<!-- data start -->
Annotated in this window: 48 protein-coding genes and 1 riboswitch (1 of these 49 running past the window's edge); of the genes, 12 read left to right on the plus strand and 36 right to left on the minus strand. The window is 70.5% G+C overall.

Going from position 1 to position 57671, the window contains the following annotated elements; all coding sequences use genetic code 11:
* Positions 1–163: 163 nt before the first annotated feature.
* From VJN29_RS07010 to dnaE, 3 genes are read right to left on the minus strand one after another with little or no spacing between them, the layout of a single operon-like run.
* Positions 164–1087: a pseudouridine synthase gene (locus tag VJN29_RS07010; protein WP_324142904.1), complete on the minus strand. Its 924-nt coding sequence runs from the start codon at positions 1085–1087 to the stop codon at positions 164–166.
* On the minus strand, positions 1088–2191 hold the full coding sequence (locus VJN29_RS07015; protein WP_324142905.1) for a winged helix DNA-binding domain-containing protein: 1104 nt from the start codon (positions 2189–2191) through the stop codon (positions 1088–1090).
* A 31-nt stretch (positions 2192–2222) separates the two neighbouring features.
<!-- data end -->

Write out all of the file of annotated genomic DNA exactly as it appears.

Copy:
Annotated in this window: 48 protein-coding genes and 1 riboswitch (1 of these 49 running past the window's edge); of the genes, 12 read left to right on the plus strand and 36 right to left on the minus strand. The window is 70.5% G+C overall.

Going from position 1 to position 57671, the window contains the following annotated elements; all coding sequences use genetic code 11:
* Positions 1–163: 163 nt before the first annotated feature.
* From VJN29_RS07010 to dnaE, 3 genes are read right to left on the minus strand one after another with little or no spacing between them, the layout of a single operon-like run.
* Positions 164–1087: a pseudouridine synthase gene (locus tag VJN29_RS07010; protein WP_324142904.1), complete on the minus strand. Its 924-nt coding sequence runs from the start codon at positions 1085–1087 to the stop codon at positions 164–166.
* On the minus strand, positions 1088–2191 hold the full coding sequence (locus VJN29_RS07015; protein WP_324142905.1) for a winged helix DNA-binding domain-containing protein: 1104 nt from the start codon (positions 2189–2191) through the stop codon (positions 1088–1090).
* A 31-nt stretch (positions 2192–2222) separates the two neighbouring features.